A law student at Georgetown University in Washington, D.C., was one of the 157 people who perished in the crash of an Ethiopian Airlines flight this weekend.
Cedric Asiavugwa (32), a third-year student at Georgetown University Law, was on his way home to Nairobi, Kenya, following the death of his fiance’s mother, the university explained in a statement to students.
The third year student was born and raised in Kenya, graduated from the University of Zimbabwe, helped found an organization to help women and children in Somalia, spent 8 years studying Catholic theology in Africa, and was member of Georgetown’s campus ministry.
“With his passing, the Georgetown family has lost a stellar student, a great friend to many, and a dedicated champion for social justice across East Africa and the world,” the letter read.
Asiavugwa was one of 157 people killed shortly after the plane took off.
No one survived the crash.
In addition to studying law, Asiavugwa was active in campus ministry. At Georgetown, Asiavugwa was pursuing a joint J.D. LL. M Degree in international business and economic law, according to the letter. He served as a residential minister at a residence hall and as an intern at the campus ministry office.
Born in Mombasa, Kenya, he graduated from the University of Zimbabwe with a degree in philosophy.
The letter from the school continued: “Beyond his many commitments and contributions, Cedric’s friends and faculty in this community remember him as a kind, compassionate and gentle soul, known for his beautifully warm and infectious smile. This is a tragic loss for Cedric’s family and loved ones, for Georgetown and for the broader social justice community that benefited every day from his passion, compassion and dedication. We hope you will keep his many loved ones here and abroad in your thoughts and prayers as we grieve his passing.”
Born and raised in Mombasa, Asiavugwa graduated from the University of Zimbabwe with a bachelor’s degree in philosophy, with highest honors, the university stated.
“His commitment to issues of social justice, especially serving refugees and other marginalized groups, led him to Zimbabwe, Kenya, Uganda and Tanzania before coming to Georgetown. Among his many accomplishments, he helped found a community-based organization that addresses the protection of vulnerable women and children fleeing the war in Somalia, researched issues ranging from international conflicts to food security across East Africa, served as the Editor-in-Chief of the philosophy journal Chiedza, and directed a television series on peace and reconciliation.”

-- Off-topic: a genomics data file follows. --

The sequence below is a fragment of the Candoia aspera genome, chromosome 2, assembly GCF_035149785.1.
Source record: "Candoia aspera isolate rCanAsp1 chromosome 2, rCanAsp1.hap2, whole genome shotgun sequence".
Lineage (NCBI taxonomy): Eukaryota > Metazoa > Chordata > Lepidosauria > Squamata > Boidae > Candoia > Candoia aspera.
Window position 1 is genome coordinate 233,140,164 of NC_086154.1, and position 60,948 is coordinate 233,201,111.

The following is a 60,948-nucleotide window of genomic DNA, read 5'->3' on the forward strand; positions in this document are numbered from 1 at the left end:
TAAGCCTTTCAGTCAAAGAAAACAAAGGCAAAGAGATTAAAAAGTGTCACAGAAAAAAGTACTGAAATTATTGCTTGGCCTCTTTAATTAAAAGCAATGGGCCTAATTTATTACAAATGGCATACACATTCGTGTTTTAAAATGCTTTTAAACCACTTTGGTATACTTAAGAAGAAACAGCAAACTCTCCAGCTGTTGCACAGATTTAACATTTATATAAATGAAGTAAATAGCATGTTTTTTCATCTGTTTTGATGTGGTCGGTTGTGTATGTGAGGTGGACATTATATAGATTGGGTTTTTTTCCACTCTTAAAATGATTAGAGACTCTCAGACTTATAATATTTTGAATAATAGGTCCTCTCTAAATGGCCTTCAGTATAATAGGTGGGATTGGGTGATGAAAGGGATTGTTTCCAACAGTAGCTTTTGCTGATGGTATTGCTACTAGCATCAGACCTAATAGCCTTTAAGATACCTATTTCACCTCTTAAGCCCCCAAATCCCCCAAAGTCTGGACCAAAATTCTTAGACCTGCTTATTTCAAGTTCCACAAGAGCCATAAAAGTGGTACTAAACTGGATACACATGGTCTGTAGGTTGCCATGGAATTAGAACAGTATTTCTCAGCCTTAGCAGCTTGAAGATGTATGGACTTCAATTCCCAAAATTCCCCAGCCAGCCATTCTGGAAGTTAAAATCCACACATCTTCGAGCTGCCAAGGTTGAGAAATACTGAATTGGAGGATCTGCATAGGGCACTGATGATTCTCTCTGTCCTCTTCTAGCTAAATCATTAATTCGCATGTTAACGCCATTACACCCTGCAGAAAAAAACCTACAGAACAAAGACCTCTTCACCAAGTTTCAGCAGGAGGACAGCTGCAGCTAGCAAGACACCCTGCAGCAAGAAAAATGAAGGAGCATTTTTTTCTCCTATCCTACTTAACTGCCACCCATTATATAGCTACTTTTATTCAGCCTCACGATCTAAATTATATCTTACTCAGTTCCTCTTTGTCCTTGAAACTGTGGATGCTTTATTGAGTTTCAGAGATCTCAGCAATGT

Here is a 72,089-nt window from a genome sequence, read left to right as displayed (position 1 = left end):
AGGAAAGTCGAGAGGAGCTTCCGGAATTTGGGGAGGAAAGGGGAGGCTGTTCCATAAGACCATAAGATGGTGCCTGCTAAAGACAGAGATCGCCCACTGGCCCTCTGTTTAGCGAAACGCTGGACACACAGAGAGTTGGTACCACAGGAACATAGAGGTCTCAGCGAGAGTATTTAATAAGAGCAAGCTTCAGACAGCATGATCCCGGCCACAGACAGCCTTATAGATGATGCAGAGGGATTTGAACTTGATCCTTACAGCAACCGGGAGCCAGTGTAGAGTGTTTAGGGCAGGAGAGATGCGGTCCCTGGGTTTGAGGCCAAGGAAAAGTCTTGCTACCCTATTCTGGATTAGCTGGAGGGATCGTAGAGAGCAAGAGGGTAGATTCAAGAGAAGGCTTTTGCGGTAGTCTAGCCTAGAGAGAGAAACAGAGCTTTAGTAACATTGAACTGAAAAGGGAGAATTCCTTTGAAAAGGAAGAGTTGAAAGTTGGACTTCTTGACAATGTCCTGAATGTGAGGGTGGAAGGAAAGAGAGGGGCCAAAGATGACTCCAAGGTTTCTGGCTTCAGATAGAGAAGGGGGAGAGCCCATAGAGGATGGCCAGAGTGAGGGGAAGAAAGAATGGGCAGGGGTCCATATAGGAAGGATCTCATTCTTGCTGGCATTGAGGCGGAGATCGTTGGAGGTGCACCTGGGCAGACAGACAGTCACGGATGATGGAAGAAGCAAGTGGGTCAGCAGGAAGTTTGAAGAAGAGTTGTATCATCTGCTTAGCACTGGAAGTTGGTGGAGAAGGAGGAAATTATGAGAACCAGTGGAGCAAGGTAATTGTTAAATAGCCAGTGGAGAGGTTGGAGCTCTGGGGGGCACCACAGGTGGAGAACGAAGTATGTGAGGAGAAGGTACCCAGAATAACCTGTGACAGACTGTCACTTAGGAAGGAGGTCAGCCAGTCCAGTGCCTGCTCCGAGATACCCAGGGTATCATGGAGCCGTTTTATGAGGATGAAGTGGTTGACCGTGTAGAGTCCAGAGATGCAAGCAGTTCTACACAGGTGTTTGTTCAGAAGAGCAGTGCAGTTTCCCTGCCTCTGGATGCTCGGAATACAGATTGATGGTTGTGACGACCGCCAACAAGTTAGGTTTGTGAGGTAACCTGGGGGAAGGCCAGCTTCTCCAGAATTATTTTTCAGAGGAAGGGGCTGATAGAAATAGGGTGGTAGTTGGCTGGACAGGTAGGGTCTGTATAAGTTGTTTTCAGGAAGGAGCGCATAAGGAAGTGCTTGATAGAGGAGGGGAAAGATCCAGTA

Asiavugwa spent eight years in the U.S. and Africa as a Jesuit Scholastic, Georgetown reported. He was “a beloved member of Georgetown’s Campus Ministry offices, tending to a group of first-year undergraduates for the last three years as a residential minister” and “consistently dedicated to the underprivileged in his home country, Cedric also served as the Assistant Director of Advancement for St. Aloysius Gonzaga Secondary School, a free high school for orphans with HIV/AIDS in Nairobi.”
Asiavugwa was studying toward a joint degree in international business and economic law. In a law clinic, he assisted refugee clients seeking asylum in the United States. Last year, he participated in the International Women’s Human Rights Clinic, his goal, the university said, was to return to Kenya after his studies to pursue a career promoting the rights of refugees in East Africa and beyond, the university stated.
“Beyond his many commitments and contributions, Cedric’s friends and faculty in this community remember him as a kind, compassionate and gentle soul, known for his beautifully warm and infectious smile. This is a tragic loss for Cedric’s family and loved ones, for Georgetown and for the broader social justice community that benefited every day from his passion, compassion and dedication.”